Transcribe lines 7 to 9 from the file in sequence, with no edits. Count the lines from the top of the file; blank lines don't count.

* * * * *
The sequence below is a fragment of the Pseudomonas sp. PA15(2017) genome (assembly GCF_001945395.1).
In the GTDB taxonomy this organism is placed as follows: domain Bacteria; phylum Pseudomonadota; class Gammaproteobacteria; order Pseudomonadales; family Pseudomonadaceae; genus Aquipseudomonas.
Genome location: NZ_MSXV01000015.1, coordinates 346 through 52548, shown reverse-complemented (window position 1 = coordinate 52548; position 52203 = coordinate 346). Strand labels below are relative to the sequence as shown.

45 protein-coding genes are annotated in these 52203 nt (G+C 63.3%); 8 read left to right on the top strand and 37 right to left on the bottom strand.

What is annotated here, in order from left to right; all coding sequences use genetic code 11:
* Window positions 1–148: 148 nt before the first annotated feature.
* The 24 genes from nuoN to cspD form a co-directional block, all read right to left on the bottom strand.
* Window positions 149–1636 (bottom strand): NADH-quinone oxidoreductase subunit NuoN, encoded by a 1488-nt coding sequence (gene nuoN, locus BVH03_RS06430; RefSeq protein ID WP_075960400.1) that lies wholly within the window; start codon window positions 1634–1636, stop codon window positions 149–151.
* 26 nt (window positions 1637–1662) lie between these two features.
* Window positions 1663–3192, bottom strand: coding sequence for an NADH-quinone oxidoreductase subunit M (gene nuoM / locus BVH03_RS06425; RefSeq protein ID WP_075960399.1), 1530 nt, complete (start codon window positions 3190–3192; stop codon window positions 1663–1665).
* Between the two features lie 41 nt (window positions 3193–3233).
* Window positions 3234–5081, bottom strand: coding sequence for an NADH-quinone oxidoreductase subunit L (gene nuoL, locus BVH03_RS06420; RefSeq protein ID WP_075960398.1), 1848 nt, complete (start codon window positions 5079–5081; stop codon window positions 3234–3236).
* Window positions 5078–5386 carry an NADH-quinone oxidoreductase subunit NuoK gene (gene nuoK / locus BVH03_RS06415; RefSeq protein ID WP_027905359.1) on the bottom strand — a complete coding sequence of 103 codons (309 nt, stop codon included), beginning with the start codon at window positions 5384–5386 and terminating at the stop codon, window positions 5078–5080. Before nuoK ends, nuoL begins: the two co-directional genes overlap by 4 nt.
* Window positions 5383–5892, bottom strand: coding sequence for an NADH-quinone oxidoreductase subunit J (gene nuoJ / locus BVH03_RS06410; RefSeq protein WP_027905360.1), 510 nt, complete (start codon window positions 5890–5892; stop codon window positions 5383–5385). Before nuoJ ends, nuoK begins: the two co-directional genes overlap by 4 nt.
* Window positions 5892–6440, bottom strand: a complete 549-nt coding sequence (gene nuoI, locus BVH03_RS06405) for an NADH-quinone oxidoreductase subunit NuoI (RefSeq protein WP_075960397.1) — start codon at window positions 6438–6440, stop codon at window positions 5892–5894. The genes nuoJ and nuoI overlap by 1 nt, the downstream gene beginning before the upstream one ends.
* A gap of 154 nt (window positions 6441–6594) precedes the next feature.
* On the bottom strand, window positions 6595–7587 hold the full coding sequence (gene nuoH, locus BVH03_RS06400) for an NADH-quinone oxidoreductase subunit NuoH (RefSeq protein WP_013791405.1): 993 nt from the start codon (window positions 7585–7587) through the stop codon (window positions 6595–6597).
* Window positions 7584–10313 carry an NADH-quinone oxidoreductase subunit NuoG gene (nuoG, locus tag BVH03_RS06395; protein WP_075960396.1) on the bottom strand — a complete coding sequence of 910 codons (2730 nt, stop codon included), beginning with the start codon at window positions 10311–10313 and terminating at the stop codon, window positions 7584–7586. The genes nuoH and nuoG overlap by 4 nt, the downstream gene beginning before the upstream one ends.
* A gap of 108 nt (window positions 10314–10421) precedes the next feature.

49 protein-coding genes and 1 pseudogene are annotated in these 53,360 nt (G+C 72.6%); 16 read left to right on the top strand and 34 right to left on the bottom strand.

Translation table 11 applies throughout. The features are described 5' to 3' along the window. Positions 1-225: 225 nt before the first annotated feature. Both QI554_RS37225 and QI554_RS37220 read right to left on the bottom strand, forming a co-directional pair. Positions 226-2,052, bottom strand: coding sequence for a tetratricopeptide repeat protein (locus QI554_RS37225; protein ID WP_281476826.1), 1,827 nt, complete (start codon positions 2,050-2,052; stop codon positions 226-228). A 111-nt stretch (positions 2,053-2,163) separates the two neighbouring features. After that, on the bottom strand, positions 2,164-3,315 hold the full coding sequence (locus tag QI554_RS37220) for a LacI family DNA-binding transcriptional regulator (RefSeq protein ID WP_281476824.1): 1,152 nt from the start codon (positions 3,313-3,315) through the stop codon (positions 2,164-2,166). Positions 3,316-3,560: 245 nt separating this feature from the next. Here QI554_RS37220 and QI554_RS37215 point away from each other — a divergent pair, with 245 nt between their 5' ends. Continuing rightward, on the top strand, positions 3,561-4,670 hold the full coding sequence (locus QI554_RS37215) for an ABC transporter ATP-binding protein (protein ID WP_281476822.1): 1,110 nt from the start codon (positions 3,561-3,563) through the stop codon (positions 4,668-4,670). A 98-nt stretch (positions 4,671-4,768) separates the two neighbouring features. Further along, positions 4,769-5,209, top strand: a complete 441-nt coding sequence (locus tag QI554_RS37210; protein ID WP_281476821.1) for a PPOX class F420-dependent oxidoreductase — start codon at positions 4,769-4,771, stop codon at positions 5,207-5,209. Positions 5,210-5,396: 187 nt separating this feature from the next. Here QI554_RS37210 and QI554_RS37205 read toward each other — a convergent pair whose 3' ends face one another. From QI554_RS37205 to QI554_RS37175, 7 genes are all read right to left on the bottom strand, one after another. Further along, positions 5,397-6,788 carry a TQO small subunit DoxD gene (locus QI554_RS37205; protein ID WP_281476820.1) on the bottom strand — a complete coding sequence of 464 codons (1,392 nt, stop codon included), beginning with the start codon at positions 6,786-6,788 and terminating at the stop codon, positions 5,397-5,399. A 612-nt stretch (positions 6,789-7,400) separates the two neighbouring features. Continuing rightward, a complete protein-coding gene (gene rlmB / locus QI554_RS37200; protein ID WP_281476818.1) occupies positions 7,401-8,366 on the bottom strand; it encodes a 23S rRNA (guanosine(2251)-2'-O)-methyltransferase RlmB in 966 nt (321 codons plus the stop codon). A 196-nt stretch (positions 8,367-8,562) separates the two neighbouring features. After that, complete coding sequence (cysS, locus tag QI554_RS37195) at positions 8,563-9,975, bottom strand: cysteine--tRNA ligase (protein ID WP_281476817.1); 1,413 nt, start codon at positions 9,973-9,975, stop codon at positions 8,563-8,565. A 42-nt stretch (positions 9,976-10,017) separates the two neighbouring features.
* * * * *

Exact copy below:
* The 24 genes from nuoN to cspD form a co-directional block, all read right to left on the bottom strand.
* Window positions 149–1636 (bottom strand): NADH-quinone oxidoreductase subunit NuoN, encoded by a 1488-nt coding sequence (gene nuoN, locus BVH03_RS06430; RefSeq protein ID WP_075960400.1) that lies wholly within the window; start codon window positions 1634–1636, stop codon window positions 149–151.
* 26 nt (window positions 1637–1662) lie between these two features.